5. Receivable Exchange: marketplace for accounts receivable
Receivable Exchange is an online marketplace for accounts receivable. It helps companies manage and liquidity and reduce risk, for example by reducing DSO (days sales outstanding) to less than 2 days. It helps businesses with their liquidity ratio, and ROE and ROA metrics, by helping them manage their capital flows.
6. Robinhood: free online mobile stock trading
Established in the US, Robin Hood is a zero commission online brokerage, currently overturning the traditional broking model. It covers the cost of fees with daily interest from margin trading, and interest income from customers’ cash balances.
It keeps its costs low by not spending heavily on advertising, or customer call centers. It does not provide any of the general services which other online or traditional brokerage businesses do (for example, research or investment information).
7. eToro: replicating the trades of leading traders
Established in Tel Aviv in Israel 2007, eToro is the world's largest social investment network. It has well over 100 million registered users, and offers CFD trading via SNS in foreign exchange, stocks and commodities.
The company is best known for enabling users to replicate the buying and selling strategies of skilled traders. Even if you do not know much about trading or have limited experience yourself, you can replicate what a skilled trader does. If you are successful then others will want to copy what you are doing; if that happens, you are rewarded with a bonus by the people who copy your trades.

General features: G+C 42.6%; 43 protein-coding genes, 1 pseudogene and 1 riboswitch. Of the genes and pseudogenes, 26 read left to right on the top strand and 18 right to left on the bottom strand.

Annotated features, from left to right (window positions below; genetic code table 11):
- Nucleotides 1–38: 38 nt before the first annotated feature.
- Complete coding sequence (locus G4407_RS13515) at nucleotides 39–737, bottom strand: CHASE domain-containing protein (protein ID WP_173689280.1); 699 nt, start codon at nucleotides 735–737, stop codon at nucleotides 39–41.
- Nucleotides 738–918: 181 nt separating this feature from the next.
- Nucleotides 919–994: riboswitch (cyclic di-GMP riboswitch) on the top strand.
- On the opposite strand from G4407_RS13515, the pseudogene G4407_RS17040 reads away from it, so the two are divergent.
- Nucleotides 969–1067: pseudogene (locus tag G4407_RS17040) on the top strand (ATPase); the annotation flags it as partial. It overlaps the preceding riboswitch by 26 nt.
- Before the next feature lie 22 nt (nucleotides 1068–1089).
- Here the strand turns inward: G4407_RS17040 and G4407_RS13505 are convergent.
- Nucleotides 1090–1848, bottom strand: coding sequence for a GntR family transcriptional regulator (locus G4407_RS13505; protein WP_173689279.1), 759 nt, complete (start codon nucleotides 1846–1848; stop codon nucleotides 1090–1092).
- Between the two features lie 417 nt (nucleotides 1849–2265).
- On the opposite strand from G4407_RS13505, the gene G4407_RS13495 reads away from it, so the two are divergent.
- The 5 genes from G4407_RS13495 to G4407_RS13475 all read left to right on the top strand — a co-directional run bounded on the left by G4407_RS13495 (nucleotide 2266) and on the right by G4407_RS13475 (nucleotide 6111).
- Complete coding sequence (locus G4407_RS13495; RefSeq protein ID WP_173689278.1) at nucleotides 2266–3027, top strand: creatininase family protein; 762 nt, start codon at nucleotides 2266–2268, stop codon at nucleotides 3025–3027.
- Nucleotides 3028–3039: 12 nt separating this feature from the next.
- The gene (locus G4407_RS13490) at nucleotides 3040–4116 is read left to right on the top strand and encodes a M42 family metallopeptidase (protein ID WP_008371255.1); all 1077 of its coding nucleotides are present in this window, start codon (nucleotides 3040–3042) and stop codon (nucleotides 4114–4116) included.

Smart card payments
8. Square: payments via your mobile device
If you have a square reader which reads smart cards or IC cards on your smartphone or tablet, you can make credit card payments wherever you are with this mobile payment app.
It offers convenient and high speed bank transfers, with a high security capability: card information is encrypted instantaneously as soon as it is scanned. You can use Visa, Mastercard and Amex, with a commission charge of 3.25%.
If you input your card details, you can make payments offline, even if you are not connected to the web.
9. SumUp: a European version of Square
SumUp is Europe’s version of Square, based in Germany.
The SumUp card terminal, in combination with the app, allows small businesses to accept credit and debit cards, using smartphones or tablets, simply, securely and cost-effectively. The charge for using a credit card is 2.75%, cheaper than Square.
It was set up in 2011, and expanded into Japan and South America in 2013.
Companies such as Groupon and Amex have invested in SumUp.
10. Flint Mobile: paying credit card bills with your smartphone camera
Flint mobile is a start-up located in Redwood in the US. Unlike Square, it does not need an IC card reader. You can make payments using your smartphone camera. The service is simple to use. You activate the smartphone app, follow the instructions and input the payment amount. Using your smartphone camera you scan your credit card number and make your payment. One advantage from the retailers’ point of view is that they get access to customer email addresses and Facebook profiles. This is useful for retailer managements in terms of gaining an insight into customer trends.